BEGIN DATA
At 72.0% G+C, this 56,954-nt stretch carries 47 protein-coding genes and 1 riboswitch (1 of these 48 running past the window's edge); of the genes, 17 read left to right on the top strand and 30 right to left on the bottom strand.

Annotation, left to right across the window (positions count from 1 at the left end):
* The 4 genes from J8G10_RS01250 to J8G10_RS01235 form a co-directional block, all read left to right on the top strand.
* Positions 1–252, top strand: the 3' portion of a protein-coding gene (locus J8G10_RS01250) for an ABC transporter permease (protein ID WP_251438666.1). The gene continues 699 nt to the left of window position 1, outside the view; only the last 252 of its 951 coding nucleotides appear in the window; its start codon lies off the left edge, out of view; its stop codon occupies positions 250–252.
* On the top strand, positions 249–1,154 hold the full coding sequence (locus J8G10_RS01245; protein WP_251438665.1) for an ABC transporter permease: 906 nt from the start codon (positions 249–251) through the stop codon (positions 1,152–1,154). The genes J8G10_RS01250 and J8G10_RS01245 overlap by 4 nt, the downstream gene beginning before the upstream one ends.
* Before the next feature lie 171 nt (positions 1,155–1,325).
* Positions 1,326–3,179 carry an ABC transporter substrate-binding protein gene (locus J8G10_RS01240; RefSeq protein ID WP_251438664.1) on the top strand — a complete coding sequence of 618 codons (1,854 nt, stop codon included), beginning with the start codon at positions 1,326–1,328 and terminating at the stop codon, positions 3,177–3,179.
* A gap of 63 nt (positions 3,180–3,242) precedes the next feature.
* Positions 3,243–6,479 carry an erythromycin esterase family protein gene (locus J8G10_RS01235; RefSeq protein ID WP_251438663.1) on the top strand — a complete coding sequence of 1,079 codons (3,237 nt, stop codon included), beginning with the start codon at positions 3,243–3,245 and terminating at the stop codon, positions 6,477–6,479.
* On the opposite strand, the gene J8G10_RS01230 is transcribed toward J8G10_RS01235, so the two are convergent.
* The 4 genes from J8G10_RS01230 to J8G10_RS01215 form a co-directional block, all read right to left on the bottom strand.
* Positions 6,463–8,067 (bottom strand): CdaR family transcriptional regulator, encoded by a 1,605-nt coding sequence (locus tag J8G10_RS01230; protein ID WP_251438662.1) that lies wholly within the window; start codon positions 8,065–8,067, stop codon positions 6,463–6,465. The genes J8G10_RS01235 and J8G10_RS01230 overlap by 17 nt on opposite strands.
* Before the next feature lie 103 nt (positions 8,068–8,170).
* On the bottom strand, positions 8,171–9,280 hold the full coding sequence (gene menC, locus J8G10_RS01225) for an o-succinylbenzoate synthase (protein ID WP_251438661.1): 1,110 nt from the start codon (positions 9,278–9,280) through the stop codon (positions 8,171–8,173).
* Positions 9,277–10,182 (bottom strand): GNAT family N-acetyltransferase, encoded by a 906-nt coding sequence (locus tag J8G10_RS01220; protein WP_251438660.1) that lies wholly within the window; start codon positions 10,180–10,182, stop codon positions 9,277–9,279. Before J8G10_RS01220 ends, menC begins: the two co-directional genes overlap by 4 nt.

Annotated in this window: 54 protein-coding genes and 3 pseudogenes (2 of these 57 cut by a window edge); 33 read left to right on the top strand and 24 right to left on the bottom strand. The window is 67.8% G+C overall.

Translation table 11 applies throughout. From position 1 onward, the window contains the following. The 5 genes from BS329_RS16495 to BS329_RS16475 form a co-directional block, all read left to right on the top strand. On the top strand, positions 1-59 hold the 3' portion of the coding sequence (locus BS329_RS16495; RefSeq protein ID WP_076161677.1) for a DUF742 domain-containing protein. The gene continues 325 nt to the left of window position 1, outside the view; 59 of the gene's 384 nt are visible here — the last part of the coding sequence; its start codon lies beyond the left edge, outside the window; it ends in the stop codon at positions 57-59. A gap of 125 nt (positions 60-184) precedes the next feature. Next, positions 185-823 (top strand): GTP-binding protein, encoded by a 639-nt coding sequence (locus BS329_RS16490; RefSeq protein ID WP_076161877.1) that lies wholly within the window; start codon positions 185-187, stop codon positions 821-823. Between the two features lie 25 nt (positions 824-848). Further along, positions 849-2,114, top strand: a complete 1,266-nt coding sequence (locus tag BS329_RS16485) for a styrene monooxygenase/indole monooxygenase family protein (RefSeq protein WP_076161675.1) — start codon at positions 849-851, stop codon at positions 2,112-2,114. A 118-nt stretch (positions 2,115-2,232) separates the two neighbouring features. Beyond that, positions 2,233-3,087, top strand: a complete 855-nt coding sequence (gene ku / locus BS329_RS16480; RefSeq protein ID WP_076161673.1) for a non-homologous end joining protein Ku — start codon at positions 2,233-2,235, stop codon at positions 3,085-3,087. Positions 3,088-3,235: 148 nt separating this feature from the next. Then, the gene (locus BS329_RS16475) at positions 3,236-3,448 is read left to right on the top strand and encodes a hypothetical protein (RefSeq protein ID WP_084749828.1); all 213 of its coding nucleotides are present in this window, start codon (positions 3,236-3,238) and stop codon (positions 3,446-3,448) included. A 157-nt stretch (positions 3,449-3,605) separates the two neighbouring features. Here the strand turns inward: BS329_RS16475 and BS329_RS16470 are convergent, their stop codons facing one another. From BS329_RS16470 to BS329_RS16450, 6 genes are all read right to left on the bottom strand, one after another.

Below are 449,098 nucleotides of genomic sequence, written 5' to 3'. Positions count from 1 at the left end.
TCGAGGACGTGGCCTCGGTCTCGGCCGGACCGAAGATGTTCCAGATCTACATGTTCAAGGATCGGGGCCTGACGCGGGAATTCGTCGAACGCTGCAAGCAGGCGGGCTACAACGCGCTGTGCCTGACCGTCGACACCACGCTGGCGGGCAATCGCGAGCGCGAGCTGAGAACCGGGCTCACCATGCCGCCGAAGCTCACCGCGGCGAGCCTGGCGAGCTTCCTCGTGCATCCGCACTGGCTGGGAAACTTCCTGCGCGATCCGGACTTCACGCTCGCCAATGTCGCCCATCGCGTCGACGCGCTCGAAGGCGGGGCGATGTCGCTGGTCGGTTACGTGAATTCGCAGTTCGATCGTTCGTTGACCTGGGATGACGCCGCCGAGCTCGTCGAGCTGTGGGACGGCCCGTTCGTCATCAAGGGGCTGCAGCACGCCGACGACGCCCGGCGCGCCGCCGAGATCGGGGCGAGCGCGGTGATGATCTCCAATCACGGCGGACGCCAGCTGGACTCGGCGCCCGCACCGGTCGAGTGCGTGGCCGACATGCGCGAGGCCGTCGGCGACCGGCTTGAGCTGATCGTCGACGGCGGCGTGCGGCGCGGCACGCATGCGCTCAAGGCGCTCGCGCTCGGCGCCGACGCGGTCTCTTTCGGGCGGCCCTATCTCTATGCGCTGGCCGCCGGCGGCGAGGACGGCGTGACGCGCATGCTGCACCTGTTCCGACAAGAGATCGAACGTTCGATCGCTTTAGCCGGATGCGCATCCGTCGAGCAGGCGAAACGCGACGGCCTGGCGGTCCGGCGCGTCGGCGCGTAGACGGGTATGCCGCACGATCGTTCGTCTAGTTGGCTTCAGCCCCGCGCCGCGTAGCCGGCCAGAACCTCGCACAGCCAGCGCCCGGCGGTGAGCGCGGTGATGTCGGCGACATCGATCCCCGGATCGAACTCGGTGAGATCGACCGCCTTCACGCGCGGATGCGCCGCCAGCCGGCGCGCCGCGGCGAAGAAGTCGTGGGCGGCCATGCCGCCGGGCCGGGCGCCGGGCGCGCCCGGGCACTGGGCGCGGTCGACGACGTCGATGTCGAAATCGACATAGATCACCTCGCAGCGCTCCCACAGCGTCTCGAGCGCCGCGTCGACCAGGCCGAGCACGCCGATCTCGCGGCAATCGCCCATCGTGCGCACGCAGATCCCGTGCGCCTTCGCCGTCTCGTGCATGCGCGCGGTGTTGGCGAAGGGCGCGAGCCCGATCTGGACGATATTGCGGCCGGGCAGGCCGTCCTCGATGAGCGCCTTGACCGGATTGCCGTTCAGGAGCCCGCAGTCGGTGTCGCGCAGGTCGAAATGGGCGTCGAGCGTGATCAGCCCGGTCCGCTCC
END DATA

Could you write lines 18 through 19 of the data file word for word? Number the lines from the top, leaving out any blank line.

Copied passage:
Below are 449,098 nucleotides of genomic sequence, written 5' to 3'. Positions count from 1 at the left end.
TCGAGGACGTGGCCTCGGTCTCGGCCGGACCGAAGATGTTCCAGATCTACATGTTCAAGGATCGGGGCCTGACGCGGGAATTCGTCGAACGCTGCAAGCAGGCGGGCTACAACGCGCTGTGCCTGACCGTCGACACCACGCTGGCGGGCAATCGCGAGCGCGAGCTGAGAACCGGGCTCACCATGCCGCCGAAGCTCACCGCGGCGAGCCTGGCGAGCTTCCTCGTGCATCCGCACTGGCTGGGAAACTTCCTGCGCGATCCGGACTTCACGCTCGCCAATGTCGCCCATCGCGTCGACGCGCTCGAAGGCGGGGCGATGTCGCTGGTCGGTTACGTGAATTCGCAGTTCGATCGTTCGTTGACCTGGGATGACGCCGCCGAGCTCGTCGAGCTGTGGGACGGCCCGTTCGTCATCAAGGGGCTGCAGCACGCCGACGACGCCCGGCGCGCCGCCGAGATCGGGGCGAGCGCGGTGATGATCTCCAATCACGGCGGACGCCAGCTGGACTCGGCGCCCGCACCGGTCGAGTGCGTGGCCGACATGCGCGAGGCCGTCGGCGACCGGCTTGAGCTGATCGTCGACGGCGGCGTGCGGCGCGGCACGCATGCGCTCAAGGCGCTCGCGCTCGGCGCCGACGCGGTCTCTTTCGGGCGGCCCTATCTCTATGCGCTGGCCGCCGGCGGCGAGGACGGCGTGACGCGCATGCTGCACCTGTTCCGACAAGAGATCGAACGTTCGATCGCTTTAGCCGGATGCGCATCCGTCGAGCAGGCGAAACGCGACGGCCTGGCGGTCCGGCGCGTCGGCGCGTAGACGGGTATGCCGCACGATCGTTCGTCTAGTTGGCTTCAGCCCCGCGCCGCGTAGCCGGCCAGAACCTCGCACAGCCAGCGCCCGGCGGTGAGCGCGGTGATGTCGGCGACATCGATCCCCGGATCGAACTCGGTGAGATCGACCGCCTTCACGCGCGGATGCGCCGCCAGCCGGCGCGCCGCGGCGAAGAAGTCGTGGGCGGCCATGCCGCCGGGCCGGGCGCCGGGCGCGCCCGGGCACTGGGCGCGGTCGACGACGTCGATGTCGAAATCGACATAGATCACCTCGCAGCGCTCCCACAGCGTCTCGAGCGCCGCGTCGACCAGGCCGAGCACGCCGATCTCGCGGCAATCGCCCATCGTGCGCACGCAGATCCCGTGCGCCTTCGCCGTCTCGTGCATGCGCGCGGTGTTGGCGAAGGGCGCGAGCCCGATCTGGACGATATTGCGGCCGGGCAGGCCGTCCTCGATGAGCGCCTTGACCGGATTGCCGTTCAGGAGCCCGCAGTCGGTGTCGCGCAGGTCGAAATGGGCGTCGAGCGTGATCAGCCCGGTCCGCTCC